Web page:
-c flag as an argument:
baseCommand: gunzip arguments: ["-c"]
In any case
gunzip -c unzips the file to stdout.
We specify the file to unzip in the
inputs: gzipfile: type: File inputBinding: position: 1
There are two things to note here. First, the sub-block key
gzipfile matches the file identifier we used in the workflow file in the
in block of the gunzip step. Second, we specify a
position in the
position is used to sort the inputs when constructing the command so the order in which inputs are specified in the CWL file doesn’t necessarily reflect the order they will appear in the command.
Finally, we specify the output file:
outputs: unzipped_vcf: type: stdout stdout: unzipped.vcf
Since we want to capture the stdout stream from gunzip, we specify
type: stdout. We could stop here and let the
cwltool create a file name, but these generated file names are not very pretty. Instead, we bind stdout to the file
unzipped.vcf. In practice, we will never see this file.
unzipped.vcf will be created in a temporary directory during processing and deleted automatically.
Step 5. The snpeff step
Now, we will take that unzipped vcf and run SnpEff on it. Since SnpEff requires a specific environment (an installed Java Development Kit), we’ll run it in a Docker container.
#!/usr/bin/env cwl-runner class: CommandLineTool cwlVersion: v1.0 baseCommand:  requirements: - class: DockerRequirement dockerImageId: andrewjesaitis/snpeff inputs: genome: type: string inputBinding: position: 1 input_vcf: type: File inputBinding: position: 2 doc: VCF file to annotate outputs: output: type: stdout stats: type: File outputBinding: glob: "*.html" genes: type: File outputBinding: glob: "*.txt" stdout: output.vcf
Again this is an execution step so we use the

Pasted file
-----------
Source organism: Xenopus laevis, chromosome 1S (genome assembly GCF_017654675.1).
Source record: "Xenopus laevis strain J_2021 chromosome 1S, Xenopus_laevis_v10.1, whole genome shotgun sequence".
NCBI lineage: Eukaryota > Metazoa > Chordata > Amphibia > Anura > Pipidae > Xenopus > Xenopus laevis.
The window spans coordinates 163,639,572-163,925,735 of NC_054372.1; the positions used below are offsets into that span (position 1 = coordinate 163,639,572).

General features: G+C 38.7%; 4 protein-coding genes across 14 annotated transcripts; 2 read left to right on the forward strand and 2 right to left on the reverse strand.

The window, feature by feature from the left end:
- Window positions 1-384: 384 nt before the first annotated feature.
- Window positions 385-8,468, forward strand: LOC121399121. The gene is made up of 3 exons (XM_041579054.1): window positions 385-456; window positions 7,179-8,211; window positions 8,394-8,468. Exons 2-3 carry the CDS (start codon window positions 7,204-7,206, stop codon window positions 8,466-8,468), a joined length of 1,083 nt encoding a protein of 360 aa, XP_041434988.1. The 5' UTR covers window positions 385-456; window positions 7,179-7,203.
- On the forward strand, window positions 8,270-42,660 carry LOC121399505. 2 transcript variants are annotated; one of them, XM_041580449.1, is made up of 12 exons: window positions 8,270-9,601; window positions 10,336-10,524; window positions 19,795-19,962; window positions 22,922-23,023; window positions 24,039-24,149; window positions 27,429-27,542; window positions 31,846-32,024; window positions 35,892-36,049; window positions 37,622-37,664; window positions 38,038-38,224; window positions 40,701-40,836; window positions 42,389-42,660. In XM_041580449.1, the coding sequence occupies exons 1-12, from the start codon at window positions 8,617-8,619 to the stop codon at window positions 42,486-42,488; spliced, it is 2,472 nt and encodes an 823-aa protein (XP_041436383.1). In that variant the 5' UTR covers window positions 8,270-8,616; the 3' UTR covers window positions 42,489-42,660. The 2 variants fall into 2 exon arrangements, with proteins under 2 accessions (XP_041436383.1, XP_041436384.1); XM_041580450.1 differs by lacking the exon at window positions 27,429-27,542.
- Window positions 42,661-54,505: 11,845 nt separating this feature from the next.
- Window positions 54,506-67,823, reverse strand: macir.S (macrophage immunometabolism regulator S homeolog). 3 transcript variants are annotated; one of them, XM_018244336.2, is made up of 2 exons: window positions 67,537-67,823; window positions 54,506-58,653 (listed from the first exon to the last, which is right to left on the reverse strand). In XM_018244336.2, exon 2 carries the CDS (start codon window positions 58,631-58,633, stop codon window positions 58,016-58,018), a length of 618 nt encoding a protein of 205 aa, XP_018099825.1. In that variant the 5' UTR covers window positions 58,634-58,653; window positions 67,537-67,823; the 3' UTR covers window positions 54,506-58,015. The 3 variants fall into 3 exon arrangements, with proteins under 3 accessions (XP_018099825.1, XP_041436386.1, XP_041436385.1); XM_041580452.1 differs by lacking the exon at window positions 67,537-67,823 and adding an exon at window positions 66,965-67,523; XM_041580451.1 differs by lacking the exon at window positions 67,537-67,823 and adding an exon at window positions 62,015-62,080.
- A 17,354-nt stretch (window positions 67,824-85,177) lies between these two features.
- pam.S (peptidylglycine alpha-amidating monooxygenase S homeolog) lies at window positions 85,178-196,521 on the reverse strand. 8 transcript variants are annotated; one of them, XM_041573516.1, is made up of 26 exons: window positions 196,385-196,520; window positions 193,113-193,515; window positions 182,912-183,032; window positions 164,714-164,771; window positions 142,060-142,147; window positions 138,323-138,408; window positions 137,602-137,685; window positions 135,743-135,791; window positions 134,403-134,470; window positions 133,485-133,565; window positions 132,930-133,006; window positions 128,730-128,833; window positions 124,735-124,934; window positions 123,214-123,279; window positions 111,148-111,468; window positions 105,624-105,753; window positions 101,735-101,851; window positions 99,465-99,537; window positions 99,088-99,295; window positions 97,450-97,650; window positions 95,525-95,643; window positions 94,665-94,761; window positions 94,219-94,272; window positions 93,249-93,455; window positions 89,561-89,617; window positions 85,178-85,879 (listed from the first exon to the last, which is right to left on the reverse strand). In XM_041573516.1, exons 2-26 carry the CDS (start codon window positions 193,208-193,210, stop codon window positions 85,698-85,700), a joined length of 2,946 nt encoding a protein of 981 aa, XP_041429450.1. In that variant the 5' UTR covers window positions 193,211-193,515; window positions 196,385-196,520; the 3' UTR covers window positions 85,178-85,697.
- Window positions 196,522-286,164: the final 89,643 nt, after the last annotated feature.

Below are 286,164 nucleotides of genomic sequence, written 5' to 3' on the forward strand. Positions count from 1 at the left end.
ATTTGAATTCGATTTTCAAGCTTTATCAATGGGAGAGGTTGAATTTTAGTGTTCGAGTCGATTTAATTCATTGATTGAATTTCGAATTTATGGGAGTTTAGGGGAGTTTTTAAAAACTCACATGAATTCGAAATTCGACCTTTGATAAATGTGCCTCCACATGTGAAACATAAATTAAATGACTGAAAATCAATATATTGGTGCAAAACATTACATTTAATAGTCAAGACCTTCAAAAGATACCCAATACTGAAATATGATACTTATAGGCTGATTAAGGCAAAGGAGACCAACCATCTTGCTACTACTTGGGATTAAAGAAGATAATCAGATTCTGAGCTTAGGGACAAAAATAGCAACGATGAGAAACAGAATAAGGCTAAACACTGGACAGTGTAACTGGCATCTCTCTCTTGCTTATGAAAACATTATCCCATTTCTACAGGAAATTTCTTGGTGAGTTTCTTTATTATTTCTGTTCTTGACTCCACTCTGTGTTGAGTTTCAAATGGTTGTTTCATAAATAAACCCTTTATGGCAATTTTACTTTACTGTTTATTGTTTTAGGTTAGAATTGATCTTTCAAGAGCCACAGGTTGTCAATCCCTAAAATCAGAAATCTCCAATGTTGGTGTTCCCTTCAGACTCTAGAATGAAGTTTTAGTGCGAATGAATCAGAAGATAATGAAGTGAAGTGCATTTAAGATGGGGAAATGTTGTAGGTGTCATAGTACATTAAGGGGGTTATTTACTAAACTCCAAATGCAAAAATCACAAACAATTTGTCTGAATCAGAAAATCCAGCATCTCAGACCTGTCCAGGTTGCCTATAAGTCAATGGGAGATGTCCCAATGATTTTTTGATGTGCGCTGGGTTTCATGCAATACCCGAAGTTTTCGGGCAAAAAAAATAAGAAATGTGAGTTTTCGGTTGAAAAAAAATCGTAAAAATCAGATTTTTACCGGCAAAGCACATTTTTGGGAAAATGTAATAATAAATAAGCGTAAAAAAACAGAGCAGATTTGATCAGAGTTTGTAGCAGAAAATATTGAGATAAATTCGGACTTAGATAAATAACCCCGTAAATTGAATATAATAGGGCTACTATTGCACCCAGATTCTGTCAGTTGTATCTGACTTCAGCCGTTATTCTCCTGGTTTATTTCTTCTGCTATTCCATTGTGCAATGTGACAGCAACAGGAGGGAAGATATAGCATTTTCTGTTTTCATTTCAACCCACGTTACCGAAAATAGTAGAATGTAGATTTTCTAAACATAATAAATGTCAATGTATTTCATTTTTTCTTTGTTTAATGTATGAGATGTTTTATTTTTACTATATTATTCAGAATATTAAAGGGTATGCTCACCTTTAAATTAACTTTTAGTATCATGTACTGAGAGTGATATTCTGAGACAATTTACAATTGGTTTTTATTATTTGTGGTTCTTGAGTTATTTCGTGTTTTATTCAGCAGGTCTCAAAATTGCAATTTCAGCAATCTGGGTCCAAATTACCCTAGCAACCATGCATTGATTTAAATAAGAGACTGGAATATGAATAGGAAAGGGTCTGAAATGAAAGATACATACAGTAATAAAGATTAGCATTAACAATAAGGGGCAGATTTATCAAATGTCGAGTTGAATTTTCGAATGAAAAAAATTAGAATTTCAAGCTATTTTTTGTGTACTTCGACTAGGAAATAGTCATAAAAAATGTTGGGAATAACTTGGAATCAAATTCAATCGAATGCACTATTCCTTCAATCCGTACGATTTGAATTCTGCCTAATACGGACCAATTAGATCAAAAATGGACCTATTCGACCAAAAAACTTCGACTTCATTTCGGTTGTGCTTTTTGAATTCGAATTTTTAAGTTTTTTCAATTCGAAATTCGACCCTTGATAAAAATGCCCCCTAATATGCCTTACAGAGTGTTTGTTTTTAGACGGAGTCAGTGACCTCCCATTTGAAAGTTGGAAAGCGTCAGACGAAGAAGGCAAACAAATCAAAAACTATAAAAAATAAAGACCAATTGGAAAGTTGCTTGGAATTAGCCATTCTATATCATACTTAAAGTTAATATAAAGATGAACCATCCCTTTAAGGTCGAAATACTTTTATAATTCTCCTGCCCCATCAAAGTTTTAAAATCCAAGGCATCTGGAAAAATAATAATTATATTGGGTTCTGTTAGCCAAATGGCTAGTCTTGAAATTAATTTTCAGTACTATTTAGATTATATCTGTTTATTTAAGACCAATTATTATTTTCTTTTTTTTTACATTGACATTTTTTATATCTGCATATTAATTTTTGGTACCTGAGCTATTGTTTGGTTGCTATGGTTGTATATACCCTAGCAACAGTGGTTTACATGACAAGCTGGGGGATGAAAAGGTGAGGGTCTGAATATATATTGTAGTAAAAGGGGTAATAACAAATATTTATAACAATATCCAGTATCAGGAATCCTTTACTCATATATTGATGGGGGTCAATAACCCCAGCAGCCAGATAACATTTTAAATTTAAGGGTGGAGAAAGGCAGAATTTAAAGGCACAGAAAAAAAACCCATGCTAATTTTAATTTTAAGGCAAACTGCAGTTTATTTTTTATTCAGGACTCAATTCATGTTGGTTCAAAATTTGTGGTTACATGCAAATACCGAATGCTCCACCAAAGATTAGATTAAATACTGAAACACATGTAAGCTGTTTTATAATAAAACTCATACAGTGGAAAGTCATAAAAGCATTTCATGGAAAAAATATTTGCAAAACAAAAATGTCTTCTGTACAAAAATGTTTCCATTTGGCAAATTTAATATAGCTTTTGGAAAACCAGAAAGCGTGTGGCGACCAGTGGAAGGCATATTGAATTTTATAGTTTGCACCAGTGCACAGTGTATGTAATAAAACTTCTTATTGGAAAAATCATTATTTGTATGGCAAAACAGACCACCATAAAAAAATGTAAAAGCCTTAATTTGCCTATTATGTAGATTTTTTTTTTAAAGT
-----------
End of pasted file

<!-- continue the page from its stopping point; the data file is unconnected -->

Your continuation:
class: CommandLineTool using
v1.0 of the language.
cwltool to use a Docker Container in the
requirements: - class: DockerRequirement dockerImageId: andrewjesaitis/snpeff
There are a few ways of referencing a container. Here, we use the image we created earlier called
andrewjesaitis/snpeff. Alternatively, we could specify a repo using the
dockerPull key as shown in the user guide. Or you can inline the Dockerfile in your CWL file using the
dockerFile key. The
cwltool will then build the image using
Next we provide the necessary inputs to SnpEff:
inputs: genome: type: string inputBinding: position: 1 input_vcf: type: File inputBinding: position: 2 doc: VCF file to annotate
The SnpEff command we run in
start.sh looks like
java -XmX4g -jar SnpEff.jar <genome> <input_vcf>. So
genome is just a string that tells SnpEff what reference to use. We provide this string later in the
1kg-job.yml file that we will pass into the
cwltool command. The
input_vcf is going to come from the
unzipped_vcf output of our gunzip step. And again, we tell
cwltool what order the arguments should be in using the
Now, we want to collect our output files:
outputs: output: type: stdout stats: type: File outputBinding: glob: "*.html" genes: type: File outputBinding: glob: "*.txt" stdout: output.vcf